Of course, workers can still be penalized for being under the influence of cannabis on-the-job. Companies are not obliged to continue employing individuals who come to work impaired. But determining impairment involving cannabis is a bit trickier than with alcohol. Alcohol cycles through the human body quickly. Therefore, a blood, breath, or urine test that shows traces of alcohol is decent proof that the consumption was fairly recent. Often the higher the amount of alcohol concentration, the more recent the consumption and/or greater the degree of inebriation. Continue reading

California cannabis businesses should steel themselves for the reality of an unannounced inspection by state Department of Cannabis Control (DCC) compliance officers – some of whom have been showing up armed at inspection sites. California cannabis company inspections

As our Los Angeles marijuana business lawyers can explain, it’s not the first time pot shops have been subject to inspections. It’s just that officials handling it in the past typically gave companies a heads-up – often several days of notice – before showing up. But according to recent reports, there has been a surge of drop-in, no-notice inspections. The 24-to-48-hour heads-up is no longer something your company can count on.

Given that even minor transgressions or oversights might compromise your ability to keep your doors open, it’s imperative that licensed California cannabis businesses be ready for a DCC inspection out of the clear blue sky.

Prime Targets of California DCC Inspections

If a company isn’t following state marijuana law and guidelines to the letter, DCC can issue citations, fines, and even license revocation. As this new aggressive inspection campaign is under way, it’s unclear how nit-picky inspectors are going to be, but we do know the agency has expressly stated there are a few major compliance rules on which they’ll be devoting a heavy focus. Those include: Continue reading

Few sectors in recent memory have been poised to grow as exponentially as the cannabis industry. By some estimates, we’ll be seeing $45 billion by 2025. And yet, until federal marijuana law aligns with the reality of state law, the status of marijuana as as a Schedule I narcotic under the Controlled Substances Act stands as a considerable barrier to the enforcement of any business contract involving a cannabis company.Los Angeles cannabis lawyer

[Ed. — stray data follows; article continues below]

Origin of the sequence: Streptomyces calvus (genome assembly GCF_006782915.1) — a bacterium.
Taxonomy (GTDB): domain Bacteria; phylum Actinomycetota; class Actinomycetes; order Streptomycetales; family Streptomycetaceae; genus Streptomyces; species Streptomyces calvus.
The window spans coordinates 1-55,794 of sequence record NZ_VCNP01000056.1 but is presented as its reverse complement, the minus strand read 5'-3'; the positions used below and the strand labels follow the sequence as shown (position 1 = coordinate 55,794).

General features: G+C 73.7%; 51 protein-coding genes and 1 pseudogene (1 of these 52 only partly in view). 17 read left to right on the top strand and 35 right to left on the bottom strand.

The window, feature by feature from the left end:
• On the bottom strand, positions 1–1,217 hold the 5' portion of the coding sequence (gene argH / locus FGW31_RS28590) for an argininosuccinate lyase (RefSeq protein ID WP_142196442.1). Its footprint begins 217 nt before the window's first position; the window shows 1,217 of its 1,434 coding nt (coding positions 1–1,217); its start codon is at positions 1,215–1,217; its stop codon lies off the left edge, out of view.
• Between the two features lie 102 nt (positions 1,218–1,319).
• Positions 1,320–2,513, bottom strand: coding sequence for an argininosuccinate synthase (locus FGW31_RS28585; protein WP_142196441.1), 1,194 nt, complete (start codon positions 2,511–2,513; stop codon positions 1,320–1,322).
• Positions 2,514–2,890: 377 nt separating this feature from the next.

As our Los Angeles cannabis business lawyers can explain, the illegality defense has been used (with varying success) to invalidate business contracts that would be strongly enforceable in any other industry.

The illegality defense essentially holds that any contract requiring one party to engage in illegal conduct is not enforceable. It’s been employed by cannabis companies, vendors, distributors, etc. to avoid being held to their prior agreement.

We saw an example of this just last year in Sensoria et al v. Kaweske et al, before the U.S. District Court for the District of Colorado. In this case, a group of plaintiffs wanted to recover their investment from a cannabis company it said engaged in breach of contract, breach of fiduciary duty, civil theft, and fraud. Plaintiffs say the invested hundreds of thousands of dollars in a cannabis enterprise, only for the company to essentially cut them off from communications and ultimately, shut down after opening up a rival firm. Investors not only were deprived of a return on investment – they didn’t receive back their initial investment.